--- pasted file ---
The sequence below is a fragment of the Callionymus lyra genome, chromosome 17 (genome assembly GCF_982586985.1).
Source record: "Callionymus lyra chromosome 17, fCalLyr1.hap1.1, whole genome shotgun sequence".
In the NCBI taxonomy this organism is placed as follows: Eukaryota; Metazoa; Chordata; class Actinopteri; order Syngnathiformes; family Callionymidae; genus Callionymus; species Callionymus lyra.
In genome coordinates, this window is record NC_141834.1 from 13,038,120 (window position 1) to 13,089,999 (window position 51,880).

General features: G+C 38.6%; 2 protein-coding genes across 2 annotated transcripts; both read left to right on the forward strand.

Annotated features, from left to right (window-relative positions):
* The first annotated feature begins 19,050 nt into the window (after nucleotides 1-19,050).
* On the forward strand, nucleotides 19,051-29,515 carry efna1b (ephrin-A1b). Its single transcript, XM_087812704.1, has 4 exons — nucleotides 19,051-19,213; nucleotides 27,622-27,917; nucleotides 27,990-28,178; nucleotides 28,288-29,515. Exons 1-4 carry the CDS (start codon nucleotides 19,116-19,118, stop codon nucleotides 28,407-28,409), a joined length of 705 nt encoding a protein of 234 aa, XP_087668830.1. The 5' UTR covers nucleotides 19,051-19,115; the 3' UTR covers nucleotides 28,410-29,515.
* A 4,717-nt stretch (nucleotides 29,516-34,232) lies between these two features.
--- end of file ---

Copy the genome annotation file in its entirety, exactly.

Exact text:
The sequence below is a fragment of the Callionymus lyra genome, chromosome 17 (genome assembly GCF_982586985.1).
Source record: "Callionymus lyra chromosome 17, fCalLyr1.hap1.1, whole genome shotgun sequence".
In the NCBI taxonomy this organism is placed as follows: Eukaryota; Metazoa; Chordata; class Actinopteri; order Syngnathiformes; family Callionymidae; genus Callionymus; species Callionymus lyra.
In genome coordinates, this window is record NC_141834.1 from 13,038,120 (window position 1) to 13,089,999 (window position 51,880).

General features: G+C 38.6%; 2 protein-coding genes across 2 annotated transcripts; both read left to right on the forward strand.

Annotated features, from left to right (window-relative positions):
* The first annotated feature begins 19,050 nt into the window (after nucleotides 1-19,050).
* On the forward strand, nucleotides 19,051-29,515 carry efna1b (ephrin-A1b). Its single transcript, XM_087812704.1, has 4 exons — nucleotides 19,051-19,213; nucleotides 27,622-27,917; nucleotides 27,990-28,178; nucleotides 28,288-29,515. Exons 1-4 carry the CDS (start codon nucleotides 19,116-19,118, stop codon nucleotides 28,407-28,409), a joined length of 705 nt encoding a protein of 234 aa, XP_087668830.1. The 5' UTR covers nucleotides 19,051-19,115; the 3' UTR covers nucleotides 28,410-29,515.
* A 4,717-nt stretch (nucleotides 29,516-34,232) lies between these two features.